Seriously, how is your hearing?

When did you last have your hearing evaluated? It came to my attention recently that our hearing always seems to be relegated to the bottom drawer. Why is that? At a subconscious level, our hearing provides spatial sense about our immediate surroundings, allowing us to function with ease and balance in our environment on a day-to-day basis. On a more urgent level, our hearing keeps our brain alerted to oncoming dangers such as vehicles approaching from behind or intruders in our homes.

Hearing allows us to engage with others; communicate our thoughts and feelings; and maintain clear, understandable speech. Hearing helps us interpret others’ attitudes, emotions and opinions, and participate appropriately in conversations. Hearing contributes so much to our overall well-being.

Good hearing is important enough that newborn hearing screening is required in all 50 states. A newborn’s hearing is screened to determine whether hearing loss might contribute to any developmental delays. It makes sense, right? So when that same child gets to be kindergarten age, a vision evaluation and physical assessment is required for them to enter school, but no such measurement is required of hearing. It seems that the only time a child’s hearing is assessed is when their speech or language is not developing as expected. And by then, it might be too late.

Adults very rarely have any type of hearing evaluation unless they are exposed to hazardous noise in the workplace. And then, the only reason an adult may have a screen is because their employer is required to monitor their hearing. Annual physicals usually do not include any objective measure of hearing. A medical physical might include a questionnaire, but a questionnaire is not a measure of actual hearing health and function.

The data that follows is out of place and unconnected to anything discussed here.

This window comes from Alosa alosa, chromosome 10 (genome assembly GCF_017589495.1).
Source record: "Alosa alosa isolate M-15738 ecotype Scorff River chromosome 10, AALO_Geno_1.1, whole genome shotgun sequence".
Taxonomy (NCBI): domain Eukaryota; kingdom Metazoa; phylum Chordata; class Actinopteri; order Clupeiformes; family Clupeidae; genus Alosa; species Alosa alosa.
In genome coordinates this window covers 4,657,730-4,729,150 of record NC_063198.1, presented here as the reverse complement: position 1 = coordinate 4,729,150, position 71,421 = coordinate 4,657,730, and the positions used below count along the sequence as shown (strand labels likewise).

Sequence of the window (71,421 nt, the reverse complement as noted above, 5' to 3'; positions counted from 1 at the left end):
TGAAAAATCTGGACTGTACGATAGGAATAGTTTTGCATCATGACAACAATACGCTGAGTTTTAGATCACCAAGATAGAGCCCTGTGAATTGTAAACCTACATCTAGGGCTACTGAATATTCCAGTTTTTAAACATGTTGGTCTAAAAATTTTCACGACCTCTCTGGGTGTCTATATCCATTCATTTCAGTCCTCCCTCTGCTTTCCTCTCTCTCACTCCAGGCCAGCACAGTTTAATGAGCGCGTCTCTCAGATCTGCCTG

According to the National Institutes of Health, one in eight people over the age of 12 (13 percent, or 30 million) have hearing loss in both ears. That number begins to rise when one reaches age 55, and it significantly increases above age 70. Hearing loss due to aging is called presbycusis, which can result in a person being cut out of conversation or social activities and can also be accompanied by anxiety and depression. Hearing loss can often have a cascading effect if a person doesn’t even realize what they’re missing out on.

Your hearing is normal if it is between 0–25 decibels across frequencies. Be proactive and know your numbers. Have your hearing evaluated to establish a baseline around age 55 and continue to monitor if any changes are perceived, or every five years. Talk to your doctor or call your local audiologist.

At AUDIO-LOGIC, PC, we would love to confirm and reassure you that your hearing is as good as it should be. Oh, and remember to wear your hearing protection when you mow the lawn!

Nora Fuchs, Doctor of Audiology
Columbus, Nebraska